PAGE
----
17 Aug 2022

In-law Etiquette

You know you’re the luckiest person alive to have landed your perfect partner, but when it comes to their relations, the laws of probability may not be on your side. You’ve upset the balance of their family: at best you’ve swelled the ranks, further dividing the pot of love and attention; at worst you’re the cuckoo in the family nest, stealing their beloved son/daughter/brother/sister.

Even wonderful in-laws can create problems. If they’re warm, uncritical, unfailingly supportive, always pleased to see you, dedicated and hands-on with their grandchildren and generous at Christmas-time, this might play merry hell with your relationship with your own less-than-perfect parents or siblings. Families can be fiercely competitive, and you may find yourself the focus of an undignified tug of love, which can be extremely painful if children are involved.

Treat a bad in-law as you would childhood chicken pox. You don’t want it, you don’t deserve it, you can’t really do much to alleviate it but it’s a necessary evil and if you stay calm and are careful not to aggravate it, you’ll come out barely scarred. Comfort yourself with the thought that your partner chose to leave the bosom of his/her family and create a new family with you – if the in-laws are truly toxic then your cleverest plan is to sit tight, behave immaculately and trust that there will be no doubt about which family is the better bet. As for perfect in-laws, don’t boast about them to your own family (that way lies perdition), just secretly rejoice in your good luck.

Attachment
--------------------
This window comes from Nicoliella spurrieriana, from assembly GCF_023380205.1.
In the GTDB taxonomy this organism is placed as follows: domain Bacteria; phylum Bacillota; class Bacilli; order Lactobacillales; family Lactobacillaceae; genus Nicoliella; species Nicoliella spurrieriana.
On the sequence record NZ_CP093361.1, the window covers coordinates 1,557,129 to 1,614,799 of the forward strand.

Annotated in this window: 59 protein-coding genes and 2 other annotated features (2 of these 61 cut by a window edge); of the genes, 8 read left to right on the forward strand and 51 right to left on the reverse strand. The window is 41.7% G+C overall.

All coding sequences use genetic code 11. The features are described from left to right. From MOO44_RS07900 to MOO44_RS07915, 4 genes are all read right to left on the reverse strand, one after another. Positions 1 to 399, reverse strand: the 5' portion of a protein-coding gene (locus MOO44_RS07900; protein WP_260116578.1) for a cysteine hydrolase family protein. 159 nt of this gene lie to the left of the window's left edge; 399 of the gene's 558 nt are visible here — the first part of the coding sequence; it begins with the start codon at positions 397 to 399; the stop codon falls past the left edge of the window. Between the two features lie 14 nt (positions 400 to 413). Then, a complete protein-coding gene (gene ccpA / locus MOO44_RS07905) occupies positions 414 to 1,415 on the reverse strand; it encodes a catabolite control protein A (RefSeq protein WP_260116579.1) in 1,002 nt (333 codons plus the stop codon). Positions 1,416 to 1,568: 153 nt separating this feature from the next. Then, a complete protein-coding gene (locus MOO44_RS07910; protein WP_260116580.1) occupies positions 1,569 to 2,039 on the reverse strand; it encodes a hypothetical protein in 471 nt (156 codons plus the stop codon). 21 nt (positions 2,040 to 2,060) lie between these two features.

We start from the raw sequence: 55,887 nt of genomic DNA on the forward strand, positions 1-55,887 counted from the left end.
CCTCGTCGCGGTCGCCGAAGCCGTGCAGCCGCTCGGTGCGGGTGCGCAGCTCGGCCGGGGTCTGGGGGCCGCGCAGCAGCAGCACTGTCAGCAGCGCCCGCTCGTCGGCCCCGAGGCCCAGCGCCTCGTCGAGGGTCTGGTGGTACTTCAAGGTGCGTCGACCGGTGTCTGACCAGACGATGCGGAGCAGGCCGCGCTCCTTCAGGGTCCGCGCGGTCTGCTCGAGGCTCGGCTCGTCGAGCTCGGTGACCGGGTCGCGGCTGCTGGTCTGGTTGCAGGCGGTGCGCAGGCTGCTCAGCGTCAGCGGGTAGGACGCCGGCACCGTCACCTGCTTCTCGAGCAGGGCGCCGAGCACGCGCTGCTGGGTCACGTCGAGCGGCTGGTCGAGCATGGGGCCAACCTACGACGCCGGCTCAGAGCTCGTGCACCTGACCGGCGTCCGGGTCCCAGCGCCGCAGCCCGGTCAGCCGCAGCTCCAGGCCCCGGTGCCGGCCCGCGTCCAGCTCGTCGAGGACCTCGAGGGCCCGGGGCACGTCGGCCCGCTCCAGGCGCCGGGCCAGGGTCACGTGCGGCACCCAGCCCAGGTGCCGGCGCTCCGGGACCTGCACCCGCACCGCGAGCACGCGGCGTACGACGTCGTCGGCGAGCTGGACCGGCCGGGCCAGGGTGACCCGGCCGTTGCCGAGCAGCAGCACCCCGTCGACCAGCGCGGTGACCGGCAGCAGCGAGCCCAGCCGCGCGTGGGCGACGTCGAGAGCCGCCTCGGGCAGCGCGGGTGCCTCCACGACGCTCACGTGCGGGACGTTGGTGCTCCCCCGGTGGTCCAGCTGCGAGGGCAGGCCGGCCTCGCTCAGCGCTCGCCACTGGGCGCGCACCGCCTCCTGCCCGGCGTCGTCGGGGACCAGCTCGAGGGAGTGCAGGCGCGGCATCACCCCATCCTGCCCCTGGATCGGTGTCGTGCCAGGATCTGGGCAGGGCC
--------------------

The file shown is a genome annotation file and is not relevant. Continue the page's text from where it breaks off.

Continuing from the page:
Golden Rules for In-Laws

• It’s your job to interpret your own family dynamic, customs and traditions for your partner. Don’t just leave your partner to sink or swim, give them some warning about no-go areas, things your family cherish, well-established family rituals, family feuds. This should be reciprocal, so you will be well briefed when it comes to dealing with your in-laws.

• Behave impeccably at all times. Whatever the provocation, keep your mask of good manners intact.

• If you are subjected to criticism of your housekeeping, child-rearing etc., smile graciously. Try and ignore the criticism, treating it as merely irritating white noise.

• If the criticism persists, you could opt for humour and self-deprecation. Shrug, smile charmingly, say ‘you’re probably right… I was always hopeless at this kind of thing’ and move on. With any luck your charm and good grace will show them up for the carping, sour-faced critics they really are.

Alternatively, you can go for the out-and-out adulation defence. Just turn your face into a mask of awe-struck admiration, sit (figuratively) at their knees and ask them to teach you everything they know. Alternate intent listening with nauseatingly effusive compliments, and they’ll soon get fed up with the mentoring role.

• Whenever possible, ask for advice from your in-laws (for example on financial or house-related matters, or parenting). They will feel flattered to be asked – after all, everyone likes giving advice. You will have your own views about whether to follow it.

• Try not to criticise your husband or wife to your in-laws. Even if they’re sympathetic and think their son/daughter is a bit of a wastrel, you can be sure that, at some level, visceral loyalty will eventually kick in. Your confidences may come back to haunt you and, if that is the case, will certainly be held against you.